Former Chief Financial Officer/Senior Vice President of Paric Construction Indicted on Fraud Charges
ST. LOUIS, MO—Brian Paluch, former Chief Financial Officer & Senior Vice President of PARIC Construction was indicted on three charges of mail fraud involving his scheme to use the company’s corporate funds to pay his own personal expenses during the period January, 2010 through February, 2014.
According to the indictment, Paluch used the PARIC issued American Express card to pay for personal expenses, including personal travel, dining, spa charges, electronics and personal gifts for family and friends. In order to conceal his scheme, Paluch submitted false and altered financial summaries of the monthly American Express statements by deleting and altering his own personal charges. On several occasions, Paluch forged the PARIC President’s signature on these false financial summaries as purported authorization for the payments. Additionally, as part of his employment at PARIC, Paluch was permitted to join the Sunset Country Club, and PARIC paid the monthly membership dues. Paluch, on behalf of PARIC entered into an agreement with Sunset for the purchase of various types of apparel and golf items containing the PARIC corporate logo. The indictment alleges that Paluch created sham and inflated Sunset Country Club invoices to pay for personal items at the club unrelated to the legitimate business of PARIC. In his position as CFO, Paluch was responsible for calculating the annual bonuses for PARIC’s employees, including his own. As a further part of his scheme, Paluch inflated his base salary in calculating his own annual bonus for several years. Paluch also assisted a PARIC employee issue corporate checks to pay for the employee’s daughter’s private school tuition without PARIC’s knowledge. Additionally, during Summer, 2011, Paluch directed the payment of $5000 in PARIC corporate funds to a St. Louis area law firm as an incentive for that law firm to hire his niece as a summer associate.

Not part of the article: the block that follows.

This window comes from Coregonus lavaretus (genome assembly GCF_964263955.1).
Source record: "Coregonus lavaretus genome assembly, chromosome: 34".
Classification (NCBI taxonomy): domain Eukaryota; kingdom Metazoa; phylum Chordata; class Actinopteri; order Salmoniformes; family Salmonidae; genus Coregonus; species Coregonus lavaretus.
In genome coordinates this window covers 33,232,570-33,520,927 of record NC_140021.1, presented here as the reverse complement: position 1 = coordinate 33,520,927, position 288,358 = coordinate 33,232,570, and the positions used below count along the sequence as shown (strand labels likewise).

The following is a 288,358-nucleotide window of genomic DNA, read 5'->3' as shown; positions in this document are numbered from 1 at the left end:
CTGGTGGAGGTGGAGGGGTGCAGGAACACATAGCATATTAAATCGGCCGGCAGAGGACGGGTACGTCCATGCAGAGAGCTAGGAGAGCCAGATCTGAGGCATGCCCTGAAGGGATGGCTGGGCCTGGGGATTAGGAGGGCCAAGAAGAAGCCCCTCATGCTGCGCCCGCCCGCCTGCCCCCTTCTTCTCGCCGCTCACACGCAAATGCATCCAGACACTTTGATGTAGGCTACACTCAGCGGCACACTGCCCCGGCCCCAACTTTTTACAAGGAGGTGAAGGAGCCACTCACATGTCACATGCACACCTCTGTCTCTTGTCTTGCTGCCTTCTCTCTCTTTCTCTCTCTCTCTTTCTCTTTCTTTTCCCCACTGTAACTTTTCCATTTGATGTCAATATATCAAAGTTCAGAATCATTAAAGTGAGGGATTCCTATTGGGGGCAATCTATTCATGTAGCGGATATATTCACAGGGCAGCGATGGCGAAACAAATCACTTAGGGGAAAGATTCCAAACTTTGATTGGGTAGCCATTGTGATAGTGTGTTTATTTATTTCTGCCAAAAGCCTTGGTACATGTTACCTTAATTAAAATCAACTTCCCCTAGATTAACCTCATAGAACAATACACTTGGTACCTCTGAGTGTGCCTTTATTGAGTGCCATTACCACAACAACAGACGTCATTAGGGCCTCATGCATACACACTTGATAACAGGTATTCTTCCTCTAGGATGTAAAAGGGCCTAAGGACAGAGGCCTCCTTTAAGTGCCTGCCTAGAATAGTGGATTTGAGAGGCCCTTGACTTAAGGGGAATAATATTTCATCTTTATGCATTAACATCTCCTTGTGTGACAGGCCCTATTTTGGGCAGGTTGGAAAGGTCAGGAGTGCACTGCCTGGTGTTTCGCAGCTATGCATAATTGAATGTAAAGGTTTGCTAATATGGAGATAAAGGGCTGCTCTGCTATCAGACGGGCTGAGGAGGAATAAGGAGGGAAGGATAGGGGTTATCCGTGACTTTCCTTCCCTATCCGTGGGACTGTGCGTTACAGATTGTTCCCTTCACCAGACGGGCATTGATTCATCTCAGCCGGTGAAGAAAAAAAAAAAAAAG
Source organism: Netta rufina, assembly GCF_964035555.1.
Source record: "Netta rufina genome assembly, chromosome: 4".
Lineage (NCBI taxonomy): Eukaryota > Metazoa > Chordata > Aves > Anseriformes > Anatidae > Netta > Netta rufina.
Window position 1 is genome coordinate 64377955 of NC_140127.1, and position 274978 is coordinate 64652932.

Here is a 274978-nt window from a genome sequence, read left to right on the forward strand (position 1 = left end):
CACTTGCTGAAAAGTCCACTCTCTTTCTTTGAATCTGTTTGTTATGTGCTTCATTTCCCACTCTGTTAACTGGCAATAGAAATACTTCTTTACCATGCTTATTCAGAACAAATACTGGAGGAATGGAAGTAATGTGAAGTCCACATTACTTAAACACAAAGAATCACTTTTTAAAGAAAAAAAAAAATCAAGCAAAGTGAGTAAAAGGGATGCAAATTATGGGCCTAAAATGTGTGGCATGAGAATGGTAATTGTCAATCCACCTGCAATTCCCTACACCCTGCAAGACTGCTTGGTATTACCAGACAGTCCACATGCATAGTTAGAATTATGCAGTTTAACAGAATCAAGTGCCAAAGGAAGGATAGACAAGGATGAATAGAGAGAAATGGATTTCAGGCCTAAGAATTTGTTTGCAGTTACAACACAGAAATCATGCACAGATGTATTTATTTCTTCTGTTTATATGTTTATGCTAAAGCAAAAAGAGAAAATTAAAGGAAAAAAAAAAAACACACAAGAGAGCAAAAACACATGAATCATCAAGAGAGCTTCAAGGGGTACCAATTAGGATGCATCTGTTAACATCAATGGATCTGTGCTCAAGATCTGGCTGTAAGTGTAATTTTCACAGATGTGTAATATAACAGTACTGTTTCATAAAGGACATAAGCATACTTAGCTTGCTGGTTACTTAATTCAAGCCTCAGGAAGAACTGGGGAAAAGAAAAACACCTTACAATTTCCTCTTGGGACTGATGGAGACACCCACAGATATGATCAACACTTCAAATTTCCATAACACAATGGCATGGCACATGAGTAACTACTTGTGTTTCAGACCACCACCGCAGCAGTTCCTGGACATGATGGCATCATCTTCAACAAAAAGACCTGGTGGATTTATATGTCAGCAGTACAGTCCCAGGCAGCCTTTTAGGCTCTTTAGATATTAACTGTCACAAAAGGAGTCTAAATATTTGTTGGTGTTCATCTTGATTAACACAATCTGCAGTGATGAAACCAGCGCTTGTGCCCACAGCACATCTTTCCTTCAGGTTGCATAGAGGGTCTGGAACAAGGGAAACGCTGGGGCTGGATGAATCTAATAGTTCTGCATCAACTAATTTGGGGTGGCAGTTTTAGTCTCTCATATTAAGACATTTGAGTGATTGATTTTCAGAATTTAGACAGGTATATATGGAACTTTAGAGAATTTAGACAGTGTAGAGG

Paluch, 58, Kirkwood, Missouri, was indicted by a federal grand jury on three felony counts of mail fraud. He is expected to appear in federal court later this week.
If convicted, each count of the indictment carries a maximum penalty of 20 years in prison and/or fines up to $250,000. In determining the actual sentences, a judge is required to consider the U.S. Sentencing Guidelines, which provide recommended sentencing ranges.
This case was investigated by the Postal Inspection Service, the Federal Bureau of Investigation, and Internal Revenue Service Criminal Investigation. Assistant United States Attorney Hal Goldsmith is handling the case for the U.S. Attorney’s Office. The victim, PARIC Construction Company provided assistance in the investigation.
As is always the case, charges set forth in an indictment are merely accusations and do not constitute proof of guilt. Every defendant is presumed to be innocent unless and until proven guilty.